In the traditional design, copper rounds & copper hollow points don’t fragment the same way lead does because of the increased hardness.  By not fragmenting as much, the projectiles retain most of their bullet weight at impact.   Because of this, you can use a lighter bullet. Copper has about 3/4 the density of lead, contributing to a lighter bullet that is the same size of a lead bullet. This enables one to craft much higher velocity rounds.  Some side-effects of both of these characteristics are that there is less recoil with a lighter bullet, allowing you to follow-up an initial shot with a more accurate second shot.  Hollow points function better at higher speeds, too.  And, one could make the case that a lighter, faster bullet is more effective in self-defense situations, though that point is controversial.  There are enough benefits without that added bonus.

When it comes to innovative self-defense round, there are many options.  Because copper is harder than lead, in order to cause maximum damage, we need the bullet to fully expand. In order to accomplish this, some manufacturers often machine fault lines or build the bullets for specific ballistics, such as mushrooming or splitting deliberately and then spinning end over end throughout the wound channel. This can be effective at causing larger wound channels than normal lead bullets.  Coupled with lighter, faster rounds & one can get incredible penetration along with multiple wound channels, always a benefit when trying to incapacitate an attacker.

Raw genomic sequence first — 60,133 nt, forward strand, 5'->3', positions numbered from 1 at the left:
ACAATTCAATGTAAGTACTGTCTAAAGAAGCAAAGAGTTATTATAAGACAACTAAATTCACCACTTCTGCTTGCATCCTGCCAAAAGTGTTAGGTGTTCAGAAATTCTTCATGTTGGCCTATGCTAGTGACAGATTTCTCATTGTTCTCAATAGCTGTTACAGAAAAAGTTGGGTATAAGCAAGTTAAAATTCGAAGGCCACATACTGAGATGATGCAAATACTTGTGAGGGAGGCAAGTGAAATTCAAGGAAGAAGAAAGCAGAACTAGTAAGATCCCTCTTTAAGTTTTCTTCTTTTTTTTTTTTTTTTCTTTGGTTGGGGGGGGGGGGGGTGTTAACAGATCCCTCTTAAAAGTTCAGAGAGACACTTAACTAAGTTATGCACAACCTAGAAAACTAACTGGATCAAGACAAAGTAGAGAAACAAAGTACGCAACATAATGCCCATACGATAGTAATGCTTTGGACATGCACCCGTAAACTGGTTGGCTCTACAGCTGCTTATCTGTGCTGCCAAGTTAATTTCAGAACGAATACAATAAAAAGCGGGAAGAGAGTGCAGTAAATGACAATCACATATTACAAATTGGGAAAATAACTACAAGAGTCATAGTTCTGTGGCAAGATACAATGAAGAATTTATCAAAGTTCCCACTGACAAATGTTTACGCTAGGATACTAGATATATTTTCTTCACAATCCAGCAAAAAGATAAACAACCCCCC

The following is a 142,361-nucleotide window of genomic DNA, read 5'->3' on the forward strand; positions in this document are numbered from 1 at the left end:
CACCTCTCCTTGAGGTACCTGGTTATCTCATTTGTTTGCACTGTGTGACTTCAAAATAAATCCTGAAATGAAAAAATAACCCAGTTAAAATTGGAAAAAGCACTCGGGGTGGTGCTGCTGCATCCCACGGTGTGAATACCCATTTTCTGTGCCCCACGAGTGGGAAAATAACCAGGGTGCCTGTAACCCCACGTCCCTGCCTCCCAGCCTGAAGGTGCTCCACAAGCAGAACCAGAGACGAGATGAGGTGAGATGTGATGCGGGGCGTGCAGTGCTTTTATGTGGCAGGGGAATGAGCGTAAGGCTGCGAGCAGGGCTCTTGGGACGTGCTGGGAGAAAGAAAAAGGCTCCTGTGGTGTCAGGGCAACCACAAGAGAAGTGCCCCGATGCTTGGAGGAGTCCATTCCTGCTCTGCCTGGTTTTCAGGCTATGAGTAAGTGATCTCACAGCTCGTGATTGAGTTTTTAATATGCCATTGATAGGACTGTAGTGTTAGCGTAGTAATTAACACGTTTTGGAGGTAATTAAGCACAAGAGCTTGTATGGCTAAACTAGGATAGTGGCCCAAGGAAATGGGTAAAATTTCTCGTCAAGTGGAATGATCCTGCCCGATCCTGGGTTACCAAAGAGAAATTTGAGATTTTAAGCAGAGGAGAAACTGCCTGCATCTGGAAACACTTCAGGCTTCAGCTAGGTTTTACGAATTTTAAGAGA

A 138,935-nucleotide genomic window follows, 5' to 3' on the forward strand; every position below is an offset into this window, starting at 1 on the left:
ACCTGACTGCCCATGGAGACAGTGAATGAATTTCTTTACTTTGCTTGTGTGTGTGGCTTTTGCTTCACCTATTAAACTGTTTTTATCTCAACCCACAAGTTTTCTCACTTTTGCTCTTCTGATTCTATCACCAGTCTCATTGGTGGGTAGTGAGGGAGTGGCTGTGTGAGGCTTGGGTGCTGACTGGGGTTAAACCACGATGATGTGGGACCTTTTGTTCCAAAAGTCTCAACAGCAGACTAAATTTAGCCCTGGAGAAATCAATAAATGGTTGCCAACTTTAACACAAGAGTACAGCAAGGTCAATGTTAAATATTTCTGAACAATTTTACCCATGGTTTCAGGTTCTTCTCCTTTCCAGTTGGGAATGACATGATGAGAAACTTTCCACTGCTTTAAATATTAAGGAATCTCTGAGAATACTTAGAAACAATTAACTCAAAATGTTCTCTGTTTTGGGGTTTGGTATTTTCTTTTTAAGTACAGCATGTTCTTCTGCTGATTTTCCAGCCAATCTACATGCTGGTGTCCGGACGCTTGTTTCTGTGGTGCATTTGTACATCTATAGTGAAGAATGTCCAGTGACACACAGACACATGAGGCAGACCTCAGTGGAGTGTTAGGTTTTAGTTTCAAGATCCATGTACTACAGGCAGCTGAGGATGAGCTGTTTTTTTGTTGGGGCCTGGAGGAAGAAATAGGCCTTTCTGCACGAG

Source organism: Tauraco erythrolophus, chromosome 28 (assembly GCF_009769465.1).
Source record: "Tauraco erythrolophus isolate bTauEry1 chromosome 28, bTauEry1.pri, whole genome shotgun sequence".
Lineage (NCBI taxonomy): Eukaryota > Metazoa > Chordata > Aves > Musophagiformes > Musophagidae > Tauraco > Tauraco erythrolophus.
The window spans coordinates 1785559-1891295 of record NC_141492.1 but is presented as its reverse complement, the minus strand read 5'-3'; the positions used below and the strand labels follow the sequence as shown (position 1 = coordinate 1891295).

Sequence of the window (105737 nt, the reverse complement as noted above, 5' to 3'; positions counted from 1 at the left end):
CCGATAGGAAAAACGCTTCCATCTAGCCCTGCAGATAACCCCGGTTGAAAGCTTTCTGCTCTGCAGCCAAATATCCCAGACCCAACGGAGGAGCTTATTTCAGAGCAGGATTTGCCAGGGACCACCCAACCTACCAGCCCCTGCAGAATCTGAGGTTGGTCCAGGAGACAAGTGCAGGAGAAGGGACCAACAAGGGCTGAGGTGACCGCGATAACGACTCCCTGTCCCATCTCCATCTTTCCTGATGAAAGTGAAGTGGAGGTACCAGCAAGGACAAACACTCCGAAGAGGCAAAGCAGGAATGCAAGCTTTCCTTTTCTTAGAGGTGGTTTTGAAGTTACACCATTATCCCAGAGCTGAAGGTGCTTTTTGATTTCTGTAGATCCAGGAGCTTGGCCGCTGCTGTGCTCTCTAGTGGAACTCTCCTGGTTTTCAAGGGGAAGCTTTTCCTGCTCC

Black Butterfly Buzz Saw

On top of all these self-defense implications, more often it is the hunting use of lead-free ammo that garners the most attention.  There are some fantastic options out there. Because of the reasons listed above, i.e. a lighter, faster bullet, lead-free ammunition can be the perfect component to your hunt.  A faster bullet gets to your game faster.  Simple.  That means if you are shooting a moving animal from even a mid-range distance (<100 yards), you will have to lead the animal by significantly less.  That translates to higher precision and more humane kills - easy to lead by one foot vs. two feet.